Defining the value proposition of site-based expenditure reporting is the important first step in this work – it should guide the design of the accounting requirements, collection process, and visualization of the data. In Illinois, the state’s value proposition for this reporting focuses on empowering communities and their school districts – with the belief that site-based expenditure reporting has the ability over time, when used effectively, to drive local conversation and inquiry that is in the best interests of students. It is with that philosophy in mind that the State has been able to define its own proper role in this reporting as well as design some guardrails for the reporting that meet the value proposition.  Specific to Illinois, that has led to a limited requirement for data collection and reporting to the state – driving home the fact that school districts know their data best and it is their right and responsibility to tell their own story.

Spending the time to engage stakeholders leads to a more meaningful approach and result. Like most states, Illinois has a very diverse set of school districts as it relates to student demographics, size, and geography.  To design and implement site-based expenditure reporting, ISBE convened an Advisory Group comprised of 25 superintendents, business officials and association leaders from across the state.  This group has representatives of small, medium and large districts, rural, urban and suburban.  The idea is to acknowledge the diversity of the state and ensure the differences in value and impact of this work are considered in both the planning and implementation.  Members of this group have not always shared the same perspectives on the design components of the accounting guidance – pushing the group to gather more data from districts and subject matter experts before coming to conclusions.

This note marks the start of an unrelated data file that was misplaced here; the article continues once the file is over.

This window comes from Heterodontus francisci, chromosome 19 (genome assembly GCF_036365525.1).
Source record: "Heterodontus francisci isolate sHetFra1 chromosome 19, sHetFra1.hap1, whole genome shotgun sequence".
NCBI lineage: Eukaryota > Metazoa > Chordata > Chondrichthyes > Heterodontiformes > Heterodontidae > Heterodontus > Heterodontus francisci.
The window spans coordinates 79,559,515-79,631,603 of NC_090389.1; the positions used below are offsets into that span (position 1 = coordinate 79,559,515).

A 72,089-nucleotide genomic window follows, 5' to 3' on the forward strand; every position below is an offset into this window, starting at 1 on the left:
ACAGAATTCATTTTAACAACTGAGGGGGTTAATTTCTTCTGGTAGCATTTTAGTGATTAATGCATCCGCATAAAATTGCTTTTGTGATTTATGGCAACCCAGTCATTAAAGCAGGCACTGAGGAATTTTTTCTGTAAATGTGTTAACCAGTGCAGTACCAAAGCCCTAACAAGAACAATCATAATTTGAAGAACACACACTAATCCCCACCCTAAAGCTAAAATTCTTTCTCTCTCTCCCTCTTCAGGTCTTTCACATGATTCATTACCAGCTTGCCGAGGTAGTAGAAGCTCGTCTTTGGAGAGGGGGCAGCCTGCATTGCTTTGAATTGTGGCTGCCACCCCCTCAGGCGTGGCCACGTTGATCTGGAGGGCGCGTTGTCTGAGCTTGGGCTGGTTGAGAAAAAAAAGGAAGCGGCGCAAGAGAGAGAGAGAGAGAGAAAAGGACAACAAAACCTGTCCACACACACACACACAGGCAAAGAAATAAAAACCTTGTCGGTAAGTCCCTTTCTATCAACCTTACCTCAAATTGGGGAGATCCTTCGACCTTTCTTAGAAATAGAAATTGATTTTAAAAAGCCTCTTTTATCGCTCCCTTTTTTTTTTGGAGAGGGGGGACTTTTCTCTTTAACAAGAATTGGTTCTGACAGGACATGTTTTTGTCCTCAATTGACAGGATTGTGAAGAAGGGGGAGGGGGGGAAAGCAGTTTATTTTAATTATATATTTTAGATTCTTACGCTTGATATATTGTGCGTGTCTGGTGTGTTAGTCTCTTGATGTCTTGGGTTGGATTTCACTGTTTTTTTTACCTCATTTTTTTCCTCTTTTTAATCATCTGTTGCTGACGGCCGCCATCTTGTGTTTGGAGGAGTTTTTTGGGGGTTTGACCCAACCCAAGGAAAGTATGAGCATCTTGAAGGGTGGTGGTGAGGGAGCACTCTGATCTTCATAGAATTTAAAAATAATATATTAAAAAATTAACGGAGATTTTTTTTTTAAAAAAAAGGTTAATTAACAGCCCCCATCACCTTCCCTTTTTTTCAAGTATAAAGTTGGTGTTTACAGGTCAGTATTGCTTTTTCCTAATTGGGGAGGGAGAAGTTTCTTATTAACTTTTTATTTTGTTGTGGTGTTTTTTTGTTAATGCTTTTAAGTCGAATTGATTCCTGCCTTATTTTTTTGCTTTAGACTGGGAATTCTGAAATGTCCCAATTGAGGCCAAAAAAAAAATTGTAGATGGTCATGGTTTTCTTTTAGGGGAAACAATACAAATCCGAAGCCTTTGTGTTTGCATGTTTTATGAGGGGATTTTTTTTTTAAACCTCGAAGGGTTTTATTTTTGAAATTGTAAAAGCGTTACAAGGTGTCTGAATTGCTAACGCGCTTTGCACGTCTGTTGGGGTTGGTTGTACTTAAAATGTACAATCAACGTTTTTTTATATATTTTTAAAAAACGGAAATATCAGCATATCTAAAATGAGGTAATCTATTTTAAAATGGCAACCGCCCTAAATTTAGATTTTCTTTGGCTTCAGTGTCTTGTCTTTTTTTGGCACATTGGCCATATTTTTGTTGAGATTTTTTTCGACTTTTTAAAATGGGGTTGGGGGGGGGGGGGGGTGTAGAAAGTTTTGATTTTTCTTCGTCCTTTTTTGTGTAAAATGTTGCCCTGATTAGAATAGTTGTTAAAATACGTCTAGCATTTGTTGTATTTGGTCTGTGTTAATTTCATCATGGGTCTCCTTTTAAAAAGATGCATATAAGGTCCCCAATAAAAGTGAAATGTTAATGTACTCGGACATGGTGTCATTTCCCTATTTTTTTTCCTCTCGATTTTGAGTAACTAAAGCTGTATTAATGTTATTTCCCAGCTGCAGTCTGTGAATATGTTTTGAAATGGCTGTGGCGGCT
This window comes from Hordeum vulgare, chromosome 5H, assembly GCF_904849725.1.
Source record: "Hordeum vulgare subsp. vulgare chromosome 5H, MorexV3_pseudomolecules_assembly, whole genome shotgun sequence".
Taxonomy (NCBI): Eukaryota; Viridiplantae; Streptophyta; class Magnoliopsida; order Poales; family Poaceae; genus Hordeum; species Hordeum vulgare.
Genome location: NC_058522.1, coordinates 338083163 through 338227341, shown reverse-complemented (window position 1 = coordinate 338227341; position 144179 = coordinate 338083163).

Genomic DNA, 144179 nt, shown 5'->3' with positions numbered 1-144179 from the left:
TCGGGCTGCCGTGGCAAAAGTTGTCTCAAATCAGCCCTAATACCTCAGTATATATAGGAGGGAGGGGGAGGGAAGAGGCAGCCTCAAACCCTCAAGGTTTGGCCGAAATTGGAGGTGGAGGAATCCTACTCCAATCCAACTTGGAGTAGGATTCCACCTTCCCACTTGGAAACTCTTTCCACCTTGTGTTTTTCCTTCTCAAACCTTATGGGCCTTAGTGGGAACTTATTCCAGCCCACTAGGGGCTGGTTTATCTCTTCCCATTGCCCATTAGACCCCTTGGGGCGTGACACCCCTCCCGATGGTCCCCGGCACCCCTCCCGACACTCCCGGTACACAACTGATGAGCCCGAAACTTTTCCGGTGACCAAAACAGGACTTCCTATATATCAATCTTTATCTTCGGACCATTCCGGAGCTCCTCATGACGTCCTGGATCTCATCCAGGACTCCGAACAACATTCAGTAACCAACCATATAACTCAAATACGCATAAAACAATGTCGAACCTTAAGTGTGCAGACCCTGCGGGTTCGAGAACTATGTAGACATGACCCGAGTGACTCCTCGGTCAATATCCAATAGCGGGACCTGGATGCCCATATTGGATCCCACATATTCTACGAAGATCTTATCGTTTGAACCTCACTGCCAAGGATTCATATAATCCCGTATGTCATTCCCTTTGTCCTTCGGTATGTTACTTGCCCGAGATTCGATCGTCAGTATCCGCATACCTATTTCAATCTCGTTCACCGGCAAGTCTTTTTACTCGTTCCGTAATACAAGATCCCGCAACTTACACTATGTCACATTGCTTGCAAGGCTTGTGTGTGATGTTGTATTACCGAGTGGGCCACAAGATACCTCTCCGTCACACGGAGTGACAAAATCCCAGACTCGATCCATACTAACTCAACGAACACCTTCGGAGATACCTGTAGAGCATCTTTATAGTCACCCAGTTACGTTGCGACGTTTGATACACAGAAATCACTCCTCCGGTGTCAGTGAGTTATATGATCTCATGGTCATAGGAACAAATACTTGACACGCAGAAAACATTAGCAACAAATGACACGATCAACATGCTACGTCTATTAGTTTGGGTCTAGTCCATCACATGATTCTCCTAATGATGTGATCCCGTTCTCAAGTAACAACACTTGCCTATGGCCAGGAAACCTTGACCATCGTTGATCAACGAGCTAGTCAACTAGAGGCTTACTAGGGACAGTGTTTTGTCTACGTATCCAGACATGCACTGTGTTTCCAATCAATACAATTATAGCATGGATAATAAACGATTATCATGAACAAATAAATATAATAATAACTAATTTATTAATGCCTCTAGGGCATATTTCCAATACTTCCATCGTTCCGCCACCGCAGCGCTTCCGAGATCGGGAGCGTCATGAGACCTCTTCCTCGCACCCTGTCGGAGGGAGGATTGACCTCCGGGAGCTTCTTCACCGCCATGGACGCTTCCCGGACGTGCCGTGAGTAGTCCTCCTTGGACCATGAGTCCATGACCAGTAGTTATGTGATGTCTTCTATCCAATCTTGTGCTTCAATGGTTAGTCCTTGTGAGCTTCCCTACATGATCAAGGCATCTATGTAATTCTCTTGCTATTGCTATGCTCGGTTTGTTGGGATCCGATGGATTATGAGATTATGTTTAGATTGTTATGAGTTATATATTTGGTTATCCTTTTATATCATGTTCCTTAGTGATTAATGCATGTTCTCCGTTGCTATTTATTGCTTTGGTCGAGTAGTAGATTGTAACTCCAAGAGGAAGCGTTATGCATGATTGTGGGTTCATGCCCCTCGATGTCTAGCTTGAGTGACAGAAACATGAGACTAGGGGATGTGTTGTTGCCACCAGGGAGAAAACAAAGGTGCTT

This is not exclusively a financial exercise. While there is a strong accounting and financial reporting component to site-based expenditure reporting, the value proposition has acknowledged that this reporting in of itself lacks meaning unless it is paired with context at the school level – such as student demographics, student outcomes, and school staffing information. The idea is to:

  1. Make resource allocation more readily accessible to schools and stakeholders
  2. Empower LEAs and communities to assess and improve equity
  3. Enable LEAs and communities to gain a better understanding of the relationship between student outcomes and financial resources
  4. Enable LEAs, schools, and the state to identify evidence-based best practices and opportunities to foster innovation between peers

Stats & Impact





$25 billion +